All U.S. submarine periscopes, from the beginning, have been built and designed by commercial companies. The initial fixed position, fixed power periscopes were manufactured by the Bausch and Lomb Optical, Keuffel and Esser, and General Ordnance companies. In 1916, Dr. Frederick L G. Kollmorgen, an optical designer for K&E, formed his own company and, in conjunction with Eastern Optical Company, manufactured the first moveable, adjustable sets of periscope optics. Due to the superiority of its optical set employing the better French optical glass, Kollmorgen was awarded a contract for the periscope optics for 23 of the S class submarines under construction. To do so, the government had to financially help Kollmorgen with plant expansion and payroll.* Further, the Government had to modify EB’s S boat contract to designate periscopes as govern-ment furnished material. This contract modification caused EB to lose the material pass-through profit for which EB sued but never collected This information was verified by the grandson of Dr. Kollmorgen, Captain Frederick J. Kollmorgen, USN(RcL), wbo is known to many of the Most of the other submarine technologies: sonar, weapons, communications and habitability were improved through the direction of the various naval bureaus and laboratories — e.g., Naval Experimental Station, New London, Cf; Naval Torpedo Station, Newport, RI; Naval Research Laboratory, Washington, DC; Engineering Experiment Station, Annapolis, MD. The Navy’s becoming the coordinator and catalyst in submarine design and construction during the 1914-1940 period proved to be one of its most important decisions.

Considering today’s environment following the Cold War, what lessons can be learned and questions asked from Dr. Weir’s history?

  • First Lesson: At the end of World War I, the Germans possessed a clear lead in submarine technology but, due to financial need, squandered it in the inter-war period.

Question: At the end of the Cold War, the U.S. and CIS lead in submarine propulsion and quieting technology. What will become of the CIS technology? What does this country intend to do with its technology?

  • Second Lesson: At the end of World War I. there were two U.S. commercial shipyards in the submarine design and construction business, but, with the post-war reduction in submarine orders, one of these yards was forced to go under by a stronger business position of the other private company and by the Navy’s development and support of a naval shipyard to provide design direction and construction competition to the private yards.

Question: At the end of the Cold War, there are two U.S. commercial shipyards in the submarine design and construc-tion business. However, with the exception of the nuclear plant, the Navy has essentially abdicated its design capability to the private yards. Orders for future submarines and ships have dropped and it is unlikely that both private shipyards can be kept in the submarine construction business. There is the .concern that the few submarine orders will not be enough to sustain critical vendors which, due to the sophisti-cated technology of today’s submarines, number in the hundreds. What does this country intend to do to maintain the industrial base to be able to design and build subma-rines?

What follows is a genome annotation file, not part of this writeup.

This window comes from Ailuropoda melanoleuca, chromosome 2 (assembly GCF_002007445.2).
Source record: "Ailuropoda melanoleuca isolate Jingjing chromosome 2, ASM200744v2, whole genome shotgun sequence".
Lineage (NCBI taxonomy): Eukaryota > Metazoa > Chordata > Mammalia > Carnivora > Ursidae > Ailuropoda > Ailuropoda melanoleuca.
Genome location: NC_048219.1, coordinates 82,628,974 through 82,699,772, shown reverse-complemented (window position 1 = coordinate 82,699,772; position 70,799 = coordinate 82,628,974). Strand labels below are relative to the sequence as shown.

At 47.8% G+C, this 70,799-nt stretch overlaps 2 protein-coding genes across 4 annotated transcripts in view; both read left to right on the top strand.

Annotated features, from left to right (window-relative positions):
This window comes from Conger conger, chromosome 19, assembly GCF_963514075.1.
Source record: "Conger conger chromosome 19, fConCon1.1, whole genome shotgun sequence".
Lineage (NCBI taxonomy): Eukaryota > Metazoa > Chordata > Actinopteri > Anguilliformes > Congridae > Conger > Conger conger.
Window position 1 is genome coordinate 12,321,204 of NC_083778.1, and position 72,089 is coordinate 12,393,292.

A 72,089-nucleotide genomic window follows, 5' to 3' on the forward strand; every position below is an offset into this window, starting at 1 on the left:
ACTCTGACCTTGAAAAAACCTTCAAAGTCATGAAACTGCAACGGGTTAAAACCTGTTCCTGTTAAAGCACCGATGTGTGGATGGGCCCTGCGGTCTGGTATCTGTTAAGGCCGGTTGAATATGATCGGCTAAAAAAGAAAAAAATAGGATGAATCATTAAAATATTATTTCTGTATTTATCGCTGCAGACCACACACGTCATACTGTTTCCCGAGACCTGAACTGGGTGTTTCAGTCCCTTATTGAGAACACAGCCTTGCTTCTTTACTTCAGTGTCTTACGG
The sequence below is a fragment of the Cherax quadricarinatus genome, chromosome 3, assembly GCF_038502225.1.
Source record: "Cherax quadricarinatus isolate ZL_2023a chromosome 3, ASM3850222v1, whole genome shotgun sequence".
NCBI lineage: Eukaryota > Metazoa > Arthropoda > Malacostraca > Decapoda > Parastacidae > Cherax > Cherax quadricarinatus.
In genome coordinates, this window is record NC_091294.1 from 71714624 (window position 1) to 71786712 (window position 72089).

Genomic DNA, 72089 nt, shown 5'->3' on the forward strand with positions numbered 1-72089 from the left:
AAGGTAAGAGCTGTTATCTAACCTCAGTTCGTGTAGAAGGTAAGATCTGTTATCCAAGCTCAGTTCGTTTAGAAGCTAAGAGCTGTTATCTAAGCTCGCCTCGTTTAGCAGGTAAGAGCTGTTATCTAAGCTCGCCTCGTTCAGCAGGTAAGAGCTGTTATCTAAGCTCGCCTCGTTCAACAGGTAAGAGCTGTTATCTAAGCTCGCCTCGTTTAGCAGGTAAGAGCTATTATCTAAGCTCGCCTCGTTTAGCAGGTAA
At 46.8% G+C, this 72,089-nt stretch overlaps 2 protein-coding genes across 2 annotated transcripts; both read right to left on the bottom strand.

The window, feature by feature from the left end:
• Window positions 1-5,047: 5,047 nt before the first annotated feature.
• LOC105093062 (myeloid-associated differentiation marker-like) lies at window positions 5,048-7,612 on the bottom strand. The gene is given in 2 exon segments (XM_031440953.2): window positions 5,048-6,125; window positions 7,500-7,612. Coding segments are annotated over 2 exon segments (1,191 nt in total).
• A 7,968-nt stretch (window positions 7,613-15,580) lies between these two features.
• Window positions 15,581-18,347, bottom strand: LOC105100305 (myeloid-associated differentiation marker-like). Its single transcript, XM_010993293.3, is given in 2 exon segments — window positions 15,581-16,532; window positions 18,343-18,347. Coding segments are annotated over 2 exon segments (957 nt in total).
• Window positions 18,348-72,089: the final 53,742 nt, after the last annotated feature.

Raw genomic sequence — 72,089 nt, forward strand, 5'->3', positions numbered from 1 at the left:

• Third Lesson: At the end of World War I. there was controversy regarding submarines missions for which the submarine was to be designed: mission requirements and displacement limitations did not match the country’s technol-ogy capabilities. Luckily, improvements in diesel engine technology plus accord between the strategists and designers were achieved in time to mass produce a submarine designed for the intended missions and flexible enough to accommo-date some unforeseen missions. In only two calendar years since 1917 have U.S. attack submarine force levels been allowed to drop below 50 submarines.

Question: At the end of the Cold War. there is controversy regarding missions for U.S. submarines in the future. Each mission may dictate a submarine design different from that which resulted from the Cold War. Budgetary limitations will affect what type of submarine can be appropriated. Can this country’s submarine strategists, designers and budget overseers achieve accord in time to prevent attack submarine force levels from dropping below the number required to support future missions?

To prevent repeating mistakes of the past, the similarities descn’bed in BuildinK American Submarines 1914-1940 with today’s submarine debates make Dr. Weir’s 117 page disserta-tion mandatory reading by the submarine strategists, designers and budgeteers.


HUNTERS OF THE DEEP

TIME-LIFE Books has recently released a submarine oriented book entitled Bunten of the Deep, which has some excellent photographs and a number of easy-to-follow explanations of basic submarine principles. This book could be of great assistance in efforts to help the public understand submarines.

For information on the book, call 1-800-621-7026